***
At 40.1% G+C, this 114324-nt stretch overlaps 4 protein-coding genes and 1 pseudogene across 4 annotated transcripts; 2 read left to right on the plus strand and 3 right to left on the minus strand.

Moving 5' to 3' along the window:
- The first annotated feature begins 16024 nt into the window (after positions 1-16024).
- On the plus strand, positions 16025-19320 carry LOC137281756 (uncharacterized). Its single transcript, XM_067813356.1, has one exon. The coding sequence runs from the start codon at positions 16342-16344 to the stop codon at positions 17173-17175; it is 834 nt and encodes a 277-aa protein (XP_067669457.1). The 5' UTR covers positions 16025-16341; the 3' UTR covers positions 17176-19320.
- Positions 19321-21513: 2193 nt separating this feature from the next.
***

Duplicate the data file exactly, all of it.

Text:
At 40.1% G+C, this 114324-nt stretch overlaps 4 protein-coding genes and 1 pseudogene across 4 annotated transcripts; 2 read left to right on the plus strand and 3 right to left on the minus strand.

Moving 5' to 3' along the window:
- The first annotated feature begins 16024 nt into the window (after positions 1-16024).
- On the plus strand, positions 16025-19320 carry LOC137281756 (uncharacterized). Its single transcript, XM_067813356.1, has one exon. The coding sequence runs from the start codon at positions 16342-16344 to the stop codon at positions 17173-17175; it is 834 nt and encodes a 277-aa protein (XP_067669457.1). The 5' UTR covers positions 16025-16341; the 3' UTR covers positions 17176-19320.
- Positions 19321-21513: 2193 nt separating this feature from the next.